Retail sales came in much stronger than expected in January after declining the previous two months. Mainstream financial media pundits immediately declared that this “jump in consumer spending” was a good sign for the economy. The Wall Street Journal called the robust sales report “evidence that US economic growth picked up at the start of the year.”
But there is a dark side to this retail sales report.
Seasonally adjusted, retail sales surged by 3% in January. It was the largest monthly increase in nearly two years. Economists had projected a 1.9% rise in retail sales.
Excluding autos, retail sales increased by 2.3%.
So, what’s not to love about this report?
In the first place, you should always be skeptical of “seasonally adjusted” numbers. These seasonal adjustments are often subjected to significant adjustments down the road. The January BLS non-farm payroll report had some hinky seasonal adjustments, and CPI data for the last three months were all recently revised upwards.
But even if we take the retail sales number at face value, that doesn’t mean everything is as rosy as the mainstream pundits would have you believe.
Some of the increase in retail sales was due to the 0.5% month-on-month increase in the CPI in January.
Retail sales numbers are not inflation-adjusted. That means the data always reflects rising and falling prices. When inflation is high, you should expect retail sales to tick higher, even if people cut back on the amount of stuff they actually purchase. (Unless, of course, they cut the amount of buying enough to offset rising prices.) During deflationary periods, you should expect retail sales to fall unless people up their volume of purchases.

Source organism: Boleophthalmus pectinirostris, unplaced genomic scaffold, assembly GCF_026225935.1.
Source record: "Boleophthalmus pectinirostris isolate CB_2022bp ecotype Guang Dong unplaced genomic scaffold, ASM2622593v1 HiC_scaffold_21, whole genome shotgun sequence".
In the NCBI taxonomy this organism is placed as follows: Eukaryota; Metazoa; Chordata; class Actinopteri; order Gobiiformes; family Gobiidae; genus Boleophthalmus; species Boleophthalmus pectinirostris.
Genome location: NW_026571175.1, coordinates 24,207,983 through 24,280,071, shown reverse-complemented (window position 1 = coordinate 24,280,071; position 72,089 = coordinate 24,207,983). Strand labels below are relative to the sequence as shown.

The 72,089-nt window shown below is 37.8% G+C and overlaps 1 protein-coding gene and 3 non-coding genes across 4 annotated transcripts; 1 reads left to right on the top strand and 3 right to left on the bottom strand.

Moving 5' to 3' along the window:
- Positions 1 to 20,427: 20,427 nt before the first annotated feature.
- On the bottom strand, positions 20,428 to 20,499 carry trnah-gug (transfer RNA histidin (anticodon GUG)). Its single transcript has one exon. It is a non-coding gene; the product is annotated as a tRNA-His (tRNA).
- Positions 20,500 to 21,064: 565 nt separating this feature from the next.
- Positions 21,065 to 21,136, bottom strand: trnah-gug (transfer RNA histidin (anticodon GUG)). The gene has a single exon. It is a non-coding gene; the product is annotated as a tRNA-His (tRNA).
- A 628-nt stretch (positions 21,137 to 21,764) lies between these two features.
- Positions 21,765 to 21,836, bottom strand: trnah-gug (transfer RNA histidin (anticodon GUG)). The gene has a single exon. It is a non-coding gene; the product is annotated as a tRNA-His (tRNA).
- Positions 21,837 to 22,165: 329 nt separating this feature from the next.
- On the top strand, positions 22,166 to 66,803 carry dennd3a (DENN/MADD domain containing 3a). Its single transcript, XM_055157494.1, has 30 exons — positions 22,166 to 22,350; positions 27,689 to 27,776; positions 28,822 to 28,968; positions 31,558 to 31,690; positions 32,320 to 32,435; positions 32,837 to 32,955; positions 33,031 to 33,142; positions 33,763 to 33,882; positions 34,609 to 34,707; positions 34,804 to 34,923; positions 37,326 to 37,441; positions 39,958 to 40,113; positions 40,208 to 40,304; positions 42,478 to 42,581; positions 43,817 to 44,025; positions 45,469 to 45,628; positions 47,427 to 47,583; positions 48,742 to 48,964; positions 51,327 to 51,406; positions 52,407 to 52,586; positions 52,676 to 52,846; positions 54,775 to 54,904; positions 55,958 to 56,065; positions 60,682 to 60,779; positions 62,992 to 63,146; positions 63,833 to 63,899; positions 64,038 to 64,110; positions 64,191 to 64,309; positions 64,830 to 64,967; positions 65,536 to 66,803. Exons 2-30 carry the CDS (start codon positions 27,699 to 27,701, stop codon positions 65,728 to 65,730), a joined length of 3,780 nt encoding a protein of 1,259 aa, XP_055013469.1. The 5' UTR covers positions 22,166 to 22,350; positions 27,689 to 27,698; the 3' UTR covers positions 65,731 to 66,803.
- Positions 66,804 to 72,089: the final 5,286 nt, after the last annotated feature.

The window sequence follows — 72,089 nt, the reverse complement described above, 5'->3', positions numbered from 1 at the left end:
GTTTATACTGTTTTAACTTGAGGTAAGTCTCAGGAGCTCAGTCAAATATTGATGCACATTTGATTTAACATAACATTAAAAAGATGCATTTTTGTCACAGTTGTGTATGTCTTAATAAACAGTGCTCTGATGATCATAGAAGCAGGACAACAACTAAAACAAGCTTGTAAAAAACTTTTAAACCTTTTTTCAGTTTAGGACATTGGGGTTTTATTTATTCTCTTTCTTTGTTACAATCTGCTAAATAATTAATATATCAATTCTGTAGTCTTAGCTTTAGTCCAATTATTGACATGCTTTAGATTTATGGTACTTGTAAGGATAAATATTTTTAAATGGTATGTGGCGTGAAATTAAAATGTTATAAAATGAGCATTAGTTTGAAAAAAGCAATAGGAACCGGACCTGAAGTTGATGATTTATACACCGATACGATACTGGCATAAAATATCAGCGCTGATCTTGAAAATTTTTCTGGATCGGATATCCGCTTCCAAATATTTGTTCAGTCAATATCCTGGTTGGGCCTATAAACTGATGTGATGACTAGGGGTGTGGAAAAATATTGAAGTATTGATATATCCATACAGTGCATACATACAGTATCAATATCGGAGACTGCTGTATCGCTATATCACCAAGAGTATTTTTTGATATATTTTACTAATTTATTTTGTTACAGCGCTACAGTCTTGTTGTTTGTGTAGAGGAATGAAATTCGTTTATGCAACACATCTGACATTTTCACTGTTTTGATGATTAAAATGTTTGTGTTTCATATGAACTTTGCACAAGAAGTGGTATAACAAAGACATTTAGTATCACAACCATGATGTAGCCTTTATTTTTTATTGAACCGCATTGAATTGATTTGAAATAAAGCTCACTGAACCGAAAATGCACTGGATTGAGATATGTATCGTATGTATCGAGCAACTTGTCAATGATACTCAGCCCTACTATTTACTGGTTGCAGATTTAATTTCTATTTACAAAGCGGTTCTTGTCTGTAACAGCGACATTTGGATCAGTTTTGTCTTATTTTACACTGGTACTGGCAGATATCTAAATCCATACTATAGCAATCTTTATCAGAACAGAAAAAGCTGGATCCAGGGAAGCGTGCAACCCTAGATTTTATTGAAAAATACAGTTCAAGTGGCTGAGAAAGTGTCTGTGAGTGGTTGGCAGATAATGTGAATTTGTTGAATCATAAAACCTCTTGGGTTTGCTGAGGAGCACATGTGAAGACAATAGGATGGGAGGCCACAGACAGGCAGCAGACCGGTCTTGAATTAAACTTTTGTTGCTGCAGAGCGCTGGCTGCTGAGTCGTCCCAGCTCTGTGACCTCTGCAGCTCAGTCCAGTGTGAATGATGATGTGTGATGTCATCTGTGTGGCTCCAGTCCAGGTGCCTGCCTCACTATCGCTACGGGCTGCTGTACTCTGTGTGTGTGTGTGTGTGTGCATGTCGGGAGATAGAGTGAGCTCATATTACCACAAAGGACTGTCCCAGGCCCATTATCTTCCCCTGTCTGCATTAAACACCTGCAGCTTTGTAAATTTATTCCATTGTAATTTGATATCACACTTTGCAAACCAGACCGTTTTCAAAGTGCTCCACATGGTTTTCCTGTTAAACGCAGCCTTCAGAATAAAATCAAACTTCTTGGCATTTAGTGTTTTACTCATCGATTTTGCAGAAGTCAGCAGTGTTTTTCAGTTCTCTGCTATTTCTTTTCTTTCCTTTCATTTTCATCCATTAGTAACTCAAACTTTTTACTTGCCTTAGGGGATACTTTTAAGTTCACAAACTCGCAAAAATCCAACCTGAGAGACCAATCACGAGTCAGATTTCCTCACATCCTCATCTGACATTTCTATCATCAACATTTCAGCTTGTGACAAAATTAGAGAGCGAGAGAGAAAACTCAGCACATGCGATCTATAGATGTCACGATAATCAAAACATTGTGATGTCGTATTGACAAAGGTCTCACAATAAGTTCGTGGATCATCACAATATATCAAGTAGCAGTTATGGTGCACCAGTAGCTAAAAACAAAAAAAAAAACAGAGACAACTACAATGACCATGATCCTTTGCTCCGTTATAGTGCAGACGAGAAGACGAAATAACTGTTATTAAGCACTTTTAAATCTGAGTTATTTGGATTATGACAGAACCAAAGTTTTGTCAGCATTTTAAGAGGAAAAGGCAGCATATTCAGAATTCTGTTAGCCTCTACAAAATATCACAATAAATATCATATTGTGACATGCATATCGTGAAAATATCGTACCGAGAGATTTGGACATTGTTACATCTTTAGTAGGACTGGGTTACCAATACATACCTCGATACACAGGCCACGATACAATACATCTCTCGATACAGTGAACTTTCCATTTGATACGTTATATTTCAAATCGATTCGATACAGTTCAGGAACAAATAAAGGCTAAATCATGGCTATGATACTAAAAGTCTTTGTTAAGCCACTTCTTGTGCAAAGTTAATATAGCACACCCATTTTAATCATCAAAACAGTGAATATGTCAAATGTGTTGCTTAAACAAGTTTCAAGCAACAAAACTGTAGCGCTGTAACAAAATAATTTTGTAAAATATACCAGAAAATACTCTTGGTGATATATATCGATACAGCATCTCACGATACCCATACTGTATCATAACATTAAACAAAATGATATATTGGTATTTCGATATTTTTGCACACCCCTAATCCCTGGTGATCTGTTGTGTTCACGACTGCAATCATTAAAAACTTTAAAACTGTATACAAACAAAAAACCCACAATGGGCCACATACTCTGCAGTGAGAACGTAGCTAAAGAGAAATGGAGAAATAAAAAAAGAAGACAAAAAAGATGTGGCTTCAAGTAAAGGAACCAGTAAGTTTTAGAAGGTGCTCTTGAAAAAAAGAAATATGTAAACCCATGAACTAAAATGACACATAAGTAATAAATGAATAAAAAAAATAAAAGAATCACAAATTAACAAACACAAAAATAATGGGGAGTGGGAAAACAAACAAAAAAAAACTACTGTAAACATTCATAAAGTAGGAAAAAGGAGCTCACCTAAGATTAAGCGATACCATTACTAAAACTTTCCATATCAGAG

In other words, just because dollar widget sales increase doesn’t mean people bought more widgets. It could be that they bought fewer widgets but paid a lot more for them. Conversely, falling sales could reflect price drops and don’t necessarily mean people bought fewer widgets.
On a year-over-year basis, retail sales increased by 6.4%. That was exactly in line with the annual CPI print. In other words, on a year-on-year basis, all of the increase in retail sales can be accounted for by price inflation.
When you look at the patterns in the retail sales data, it’s pretty clear that inflation has largely (if not completely) driven retail sales over the last year. Americans haven’t been spending more because they’re confident about the economy. They’ve been spending more because they have to. This is an involuntary spending spree. American consumers are spending hand-over-fist in an effort to keep up with surging prices. They’re not necessarily getting more stuff. They’re just shelling out a lot more money for the same amount of stuff they were getting before — and in some cases, less stuff.
But on a monthly basis, it does appear that consumers opened up their wallets last month, with spending outpacing price inflation. That raises another important question: how did people pay for this shopping spree?
Most likely they put it on their credit cards.
Even with a big 1.8% decline in retail sales in December, revolving credit, primarily reflecting credit card debt, grew by another $7.2 billion that month, a 7.3% increase.
To put the numbers into perspective, the annual increase in 2019, prior to the pandemic, was 3.6%. It’s pretty clear that Americans are still heavily relying on credit cards to make ends meet.
It will be interesting to see how much revolving debt rose in January. My guess is that it will be even higher given the amount of spending consumers did that month. (That report will come out in the first week of March.)
So yes, American consumers continue to “support the economy” by spending money today despite rising prices. But they’re borrowing to do it. Tomorrow is fast approaching. And with it depleted savings, higher interest rates, and looming credit card limits. This is simply not a sustainable trajectory, no matter how the mainstream press tries to spin it.
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